Psychopaths’ brains seek rewards at all costs

- Tuesday, March 30, 2010

Fascinating look at the brains of psychopaths. I know that in addictions the consequences are often completely ignored by the addict while in the acting out phase of the addiction cycle. I would strongly expect that this hyper-reactive dopamine reward system is in effect at some level with addicts too.

The brains of psychopaths appear to be wired to keep seeking a reward regardless of the consequences, according to new research.

“Psychopaths are often thought of as cold-blooded criminals who take what they want without thinking about consequences,” says the study’s lead author Joshua Buckholtz, a graduate student in psychology at Vanderbilt University.

“We found that a hyper-reactive dopamine reward system may be the foundation for some of the most problematic behaviors associated with psychopathy, such as violent crime, recidivism, and substance abuse.”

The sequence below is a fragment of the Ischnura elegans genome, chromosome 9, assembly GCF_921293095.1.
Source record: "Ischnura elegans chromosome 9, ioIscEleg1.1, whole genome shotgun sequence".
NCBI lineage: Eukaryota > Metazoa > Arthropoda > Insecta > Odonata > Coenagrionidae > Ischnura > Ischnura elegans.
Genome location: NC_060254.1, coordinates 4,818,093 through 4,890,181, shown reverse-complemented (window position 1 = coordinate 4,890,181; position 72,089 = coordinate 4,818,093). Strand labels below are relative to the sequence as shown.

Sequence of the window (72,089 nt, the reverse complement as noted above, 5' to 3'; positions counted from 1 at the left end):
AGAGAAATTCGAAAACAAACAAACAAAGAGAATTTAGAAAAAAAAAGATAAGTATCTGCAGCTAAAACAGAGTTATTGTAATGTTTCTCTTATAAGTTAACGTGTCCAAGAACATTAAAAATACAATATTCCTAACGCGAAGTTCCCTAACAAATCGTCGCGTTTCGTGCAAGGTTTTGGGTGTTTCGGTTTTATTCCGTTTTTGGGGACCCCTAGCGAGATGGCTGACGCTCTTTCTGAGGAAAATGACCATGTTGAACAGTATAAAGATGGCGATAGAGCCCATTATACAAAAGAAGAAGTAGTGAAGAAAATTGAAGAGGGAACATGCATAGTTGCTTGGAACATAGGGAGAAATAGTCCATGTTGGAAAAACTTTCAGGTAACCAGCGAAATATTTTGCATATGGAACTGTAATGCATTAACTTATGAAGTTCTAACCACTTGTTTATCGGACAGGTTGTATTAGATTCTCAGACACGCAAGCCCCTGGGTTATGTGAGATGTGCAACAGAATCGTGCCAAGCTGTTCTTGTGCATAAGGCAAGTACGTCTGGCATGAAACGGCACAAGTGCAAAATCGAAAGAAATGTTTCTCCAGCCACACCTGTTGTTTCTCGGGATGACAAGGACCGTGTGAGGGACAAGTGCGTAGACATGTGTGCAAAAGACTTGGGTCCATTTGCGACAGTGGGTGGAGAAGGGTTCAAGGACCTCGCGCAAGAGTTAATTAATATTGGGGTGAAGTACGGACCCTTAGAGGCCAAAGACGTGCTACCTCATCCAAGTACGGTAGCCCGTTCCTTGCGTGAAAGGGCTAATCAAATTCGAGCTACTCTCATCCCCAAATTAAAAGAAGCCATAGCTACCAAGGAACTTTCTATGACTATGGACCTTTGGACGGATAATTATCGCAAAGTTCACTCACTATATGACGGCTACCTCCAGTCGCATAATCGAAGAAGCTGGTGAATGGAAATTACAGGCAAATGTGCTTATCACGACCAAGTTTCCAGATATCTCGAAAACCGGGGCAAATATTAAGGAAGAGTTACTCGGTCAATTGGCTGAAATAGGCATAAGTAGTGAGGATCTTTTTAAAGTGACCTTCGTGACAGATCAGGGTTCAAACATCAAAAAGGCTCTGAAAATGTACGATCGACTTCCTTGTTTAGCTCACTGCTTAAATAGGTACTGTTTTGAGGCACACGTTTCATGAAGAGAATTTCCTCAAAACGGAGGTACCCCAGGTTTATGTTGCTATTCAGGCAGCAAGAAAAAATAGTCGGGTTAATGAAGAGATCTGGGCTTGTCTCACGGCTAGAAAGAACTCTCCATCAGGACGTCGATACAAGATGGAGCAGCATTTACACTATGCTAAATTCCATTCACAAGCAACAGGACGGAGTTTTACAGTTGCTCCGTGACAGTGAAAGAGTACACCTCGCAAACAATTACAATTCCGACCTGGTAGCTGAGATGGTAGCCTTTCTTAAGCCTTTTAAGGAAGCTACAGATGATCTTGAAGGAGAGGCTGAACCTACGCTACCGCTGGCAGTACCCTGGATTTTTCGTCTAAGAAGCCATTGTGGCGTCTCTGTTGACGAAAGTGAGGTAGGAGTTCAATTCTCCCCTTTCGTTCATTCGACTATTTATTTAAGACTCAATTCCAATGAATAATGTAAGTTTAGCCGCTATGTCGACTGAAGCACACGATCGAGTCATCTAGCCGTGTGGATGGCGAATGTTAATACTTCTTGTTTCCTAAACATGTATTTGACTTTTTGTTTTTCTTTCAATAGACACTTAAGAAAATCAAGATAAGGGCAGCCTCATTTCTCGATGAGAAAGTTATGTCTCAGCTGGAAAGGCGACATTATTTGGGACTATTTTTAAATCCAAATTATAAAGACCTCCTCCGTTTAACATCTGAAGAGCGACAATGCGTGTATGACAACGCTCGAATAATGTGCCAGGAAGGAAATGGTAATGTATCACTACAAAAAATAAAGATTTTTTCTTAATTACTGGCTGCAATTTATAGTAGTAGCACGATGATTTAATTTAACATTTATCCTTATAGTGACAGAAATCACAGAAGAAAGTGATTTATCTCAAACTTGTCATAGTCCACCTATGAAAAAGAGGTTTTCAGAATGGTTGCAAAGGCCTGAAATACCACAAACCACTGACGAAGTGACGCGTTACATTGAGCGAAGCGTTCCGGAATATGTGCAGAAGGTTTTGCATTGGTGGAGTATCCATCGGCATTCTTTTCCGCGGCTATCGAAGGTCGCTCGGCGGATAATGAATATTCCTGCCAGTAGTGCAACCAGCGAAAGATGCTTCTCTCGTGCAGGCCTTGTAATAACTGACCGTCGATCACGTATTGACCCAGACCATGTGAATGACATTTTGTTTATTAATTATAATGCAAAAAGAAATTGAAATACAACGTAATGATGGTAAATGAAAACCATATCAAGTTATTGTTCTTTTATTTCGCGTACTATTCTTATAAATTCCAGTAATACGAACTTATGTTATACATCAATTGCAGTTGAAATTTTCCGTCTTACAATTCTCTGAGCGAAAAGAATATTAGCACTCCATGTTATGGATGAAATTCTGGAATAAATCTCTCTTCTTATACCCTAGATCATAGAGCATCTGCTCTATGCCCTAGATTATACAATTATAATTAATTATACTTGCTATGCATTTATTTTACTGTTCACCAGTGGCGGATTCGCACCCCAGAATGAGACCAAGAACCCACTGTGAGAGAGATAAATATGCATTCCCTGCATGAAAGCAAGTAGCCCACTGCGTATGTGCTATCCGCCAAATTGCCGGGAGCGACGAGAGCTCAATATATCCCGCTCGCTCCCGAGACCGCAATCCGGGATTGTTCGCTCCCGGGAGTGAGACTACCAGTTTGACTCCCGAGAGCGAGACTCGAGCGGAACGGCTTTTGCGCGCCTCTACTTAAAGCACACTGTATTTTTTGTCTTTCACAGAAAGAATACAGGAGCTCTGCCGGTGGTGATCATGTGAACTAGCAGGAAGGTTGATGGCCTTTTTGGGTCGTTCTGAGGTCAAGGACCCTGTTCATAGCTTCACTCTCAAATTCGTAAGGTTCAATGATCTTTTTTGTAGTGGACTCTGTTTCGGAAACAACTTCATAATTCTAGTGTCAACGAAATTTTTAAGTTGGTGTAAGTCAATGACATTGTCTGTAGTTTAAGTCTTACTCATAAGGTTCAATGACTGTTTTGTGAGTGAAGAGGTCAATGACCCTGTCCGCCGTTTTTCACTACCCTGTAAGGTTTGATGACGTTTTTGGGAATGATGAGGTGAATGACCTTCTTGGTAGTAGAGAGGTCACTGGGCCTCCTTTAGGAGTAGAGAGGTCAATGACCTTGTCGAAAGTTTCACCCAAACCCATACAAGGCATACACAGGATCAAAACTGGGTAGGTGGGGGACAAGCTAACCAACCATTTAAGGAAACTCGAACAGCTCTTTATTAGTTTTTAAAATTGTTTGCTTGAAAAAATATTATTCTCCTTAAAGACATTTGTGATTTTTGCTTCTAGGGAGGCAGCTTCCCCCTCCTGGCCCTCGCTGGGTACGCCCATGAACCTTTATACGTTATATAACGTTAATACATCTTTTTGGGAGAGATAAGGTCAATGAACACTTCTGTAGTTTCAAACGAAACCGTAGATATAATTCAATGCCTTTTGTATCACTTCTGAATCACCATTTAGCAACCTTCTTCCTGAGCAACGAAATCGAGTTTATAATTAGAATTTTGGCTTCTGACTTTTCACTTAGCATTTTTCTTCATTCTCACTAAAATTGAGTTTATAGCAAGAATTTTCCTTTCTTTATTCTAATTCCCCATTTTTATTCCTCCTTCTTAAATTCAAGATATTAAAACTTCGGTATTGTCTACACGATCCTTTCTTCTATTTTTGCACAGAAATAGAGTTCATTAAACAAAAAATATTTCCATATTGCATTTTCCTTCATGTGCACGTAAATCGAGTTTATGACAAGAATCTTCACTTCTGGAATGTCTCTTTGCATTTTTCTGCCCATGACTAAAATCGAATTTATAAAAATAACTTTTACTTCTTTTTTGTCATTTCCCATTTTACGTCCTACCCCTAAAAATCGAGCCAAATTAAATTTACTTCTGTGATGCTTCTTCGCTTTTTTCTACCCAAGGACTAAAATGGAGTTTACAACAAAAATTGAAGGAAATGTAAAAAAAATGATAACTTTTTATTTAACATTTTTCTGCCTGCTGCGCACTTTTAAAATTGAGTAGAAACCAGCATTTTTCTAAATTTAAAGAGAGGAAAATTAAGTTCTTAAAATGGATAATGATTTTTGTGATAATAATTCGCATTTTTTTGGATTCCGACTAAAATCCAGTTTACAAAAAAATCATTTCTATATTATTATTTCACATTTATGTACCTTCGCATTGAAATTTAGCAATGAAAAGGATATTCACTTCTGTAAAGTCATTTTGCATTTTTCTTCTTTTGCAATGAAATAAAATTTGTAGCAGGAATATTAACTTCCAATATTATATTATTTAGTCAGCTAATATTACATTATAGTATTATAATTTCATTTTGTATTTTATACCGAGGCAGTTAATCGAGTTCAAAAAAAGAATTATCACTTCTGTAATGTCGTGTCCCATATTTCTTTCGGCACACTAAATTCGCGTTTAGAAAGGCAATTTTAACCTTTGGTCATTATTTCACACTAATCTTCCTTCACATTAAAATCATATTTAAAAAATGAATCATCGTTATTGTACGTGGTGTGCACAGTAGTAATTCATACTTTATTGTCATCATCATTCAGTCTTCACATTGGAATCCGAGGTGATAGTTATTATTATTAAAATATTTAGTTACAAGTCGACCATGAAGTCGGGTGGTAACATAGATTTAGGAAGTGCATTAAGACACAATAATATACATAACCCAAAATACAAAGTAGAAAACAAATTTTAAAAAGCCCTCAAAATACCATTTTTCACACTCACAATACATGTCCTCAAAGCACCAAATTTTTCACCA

The results were published in Nature Neuroscience.

Previous research on psychopathy has focused on what these individuals lack—fear, empathy, and interpersonal skills. The new research, however, examines what they have in abundance—impulsivity, heightened attraction to rewards, and risk taking. Importantly, it is these latter traits that are most closely linked with the violent and criminal aspects of psychopathy.

“There has been a long tradition of research on psychopathy that has focused on the lack of sensitivity to punishment and a lack of fear, but those traits are not particularly good predictors of violence or criminal behavior,” says study coauthor David Zald, associate professor of psychology and of psychiatry. “Our data is suggesting that something might be happening on the other side of things. These individuals appear to have such a strong draw to reward—to the carrot—that it overwhelms the sense of risk or concern about the stick.”


Addiction Brain Crime Science